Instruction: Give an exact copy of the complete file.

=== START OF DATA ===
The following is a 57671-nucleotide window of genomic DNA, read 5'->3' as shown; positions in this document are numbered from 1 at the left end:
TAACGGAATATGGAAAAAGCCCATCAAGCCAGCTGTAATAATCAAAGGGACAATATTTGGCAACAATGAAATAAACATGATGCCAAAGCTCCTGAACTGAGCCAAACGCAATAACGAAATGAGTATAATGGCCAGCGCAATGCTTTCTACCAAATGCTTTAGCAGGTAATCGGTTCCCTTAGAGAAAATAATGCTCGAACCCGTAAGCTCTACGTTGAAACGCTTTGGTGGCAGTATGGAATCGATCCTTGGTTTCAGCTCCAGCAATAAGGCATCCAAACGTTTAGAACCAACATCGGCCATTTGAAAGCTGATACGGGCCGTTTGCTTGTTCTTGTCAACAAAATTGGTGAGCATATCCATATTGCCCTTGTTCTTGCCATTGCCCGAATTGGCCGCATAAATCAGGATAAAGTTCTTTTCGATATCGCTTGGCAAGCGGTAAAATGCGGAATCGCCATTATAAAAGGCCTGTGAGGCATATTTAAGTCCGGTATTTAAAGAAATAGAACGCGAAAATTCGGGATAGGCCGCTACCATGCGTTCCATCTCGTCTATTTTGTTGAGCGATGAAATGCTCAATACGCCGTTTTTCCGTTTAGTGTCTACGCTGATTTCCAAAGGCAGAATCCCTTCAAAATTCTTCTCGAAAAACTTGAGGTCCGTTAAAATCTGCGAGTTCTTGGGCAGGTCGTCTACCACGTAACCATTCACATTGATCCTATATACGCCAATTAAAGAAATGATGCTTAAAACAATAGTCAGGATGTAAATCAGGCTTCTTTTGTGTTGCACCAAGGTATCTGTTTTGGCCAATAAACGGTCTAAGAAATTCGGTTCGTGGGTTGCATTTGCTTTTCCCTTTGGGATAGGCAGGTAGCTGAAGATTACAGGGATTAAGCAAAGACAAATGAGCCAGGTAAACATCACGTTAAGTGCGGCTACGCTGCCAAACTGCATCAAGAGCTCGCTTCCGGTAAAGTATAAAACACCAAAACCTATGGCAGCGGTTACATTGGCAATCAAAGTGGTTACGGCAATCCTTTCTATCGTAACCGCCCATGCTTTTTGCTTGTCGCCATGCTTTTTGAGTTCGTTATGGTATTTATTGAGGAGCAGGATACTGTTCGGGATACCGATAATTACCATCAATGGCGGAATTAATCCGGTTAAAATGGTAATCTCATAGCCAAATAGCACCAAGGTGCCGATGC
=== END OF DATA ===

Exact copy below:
The following is a 57671-nucleotide window of genomic DNA, read 5'->3' as shown; positions in this document are numbered from 1 at the left end:
TAACGGAATATGGAAAAAGCCCATCAAGCCAGCTGTAATAATCAAAGGGACAATATTTGGCAACAATGAAATAAACATGATGCCAAAGCTCCTGAACTGAGCCAAACGCAATAACGAAATGAGTATAATGGCCAGCGCAATGCTTTCTACCAAATGCTTTAGCAGGTAATCGGTTCCCTTAGAGAAAATAATGCTCGAACCCGTAAGCTCTACGTTGAAACGCTTTGGTGGCAGTATGGAATCGATCCTTGGTTTCAGCTCCAGCAATAAGGCATCCAAACGTTTAGAACCAACATCGGCCATTTGAAAGCTGATACGGGCCGTTTGCTTGTTCTTGTCAACAAAATTGGTGAGCATATCCATATTGCCCTTGTTCTTGCCATTGCCCGAATTGGCCGCATAAATCAGGATAAAGTTCTTTTCGATATCGCTTGGCAAGCGGTAAAATGCGGAATCGCCATTATAAAAGGCCTGTGAGGCATATTTAAGTCCGGTATTTAAAGAAATAGAACGCGAAAATTCGGGATAGGCCGCTACCATGCGTTCCATCTCGTCTATTTTGTTGAGCGATGAAATGCTCAATACGCCGTTTTTCCGTTTAGTGTCTACGCTGATTTCCAAAGGCAGAATCCCTTCAAAATTCTTCTCGAAAAACTTGAGGTCCGTTAAAATCTGCGAGTTCTTGGGCAGGTCGTCTACCACGTAACCATTCACATTGATCCTATATACGCCAATTAAAGAAATGATGCTTAAAACAATAGTCAGGATGTAAATCAGGCTTCTTTTGTGTTGCACCAAGGTATCTGTTTTGGCCAATAAACGGTCTAAGAAATTCGGTTCGTGGGTTGCATTTGCTTTTCCCTTTGGGATAGGCAGGTAGCTGAAGATTACAGGGATTAAGCAAAGACAAATGAGCCAGGTAAACATCACGTTAAGTGCGGCTACGCTGCCAAACTGCATCAAGAGCTCGCTTCCGGTAAAGTATAAAACACCAAAACCTATGGCAGCGGTTACATTGGCAATCAAAGTGGTTACGGCAATCCTTTCTATCGTAACCGCCCATGCTTTTTGCTTGTCGCCATGCTTTTTGAGTTCGTTATGGTATTTATTGAGGAGCAGGATACTGTTCGGGATACCGATAATTACCATCAATGGCGGAATTAATCCGGTTAAAATGGTAATCTCATAGCCAAATAGCACCAAGGTGCCGATGC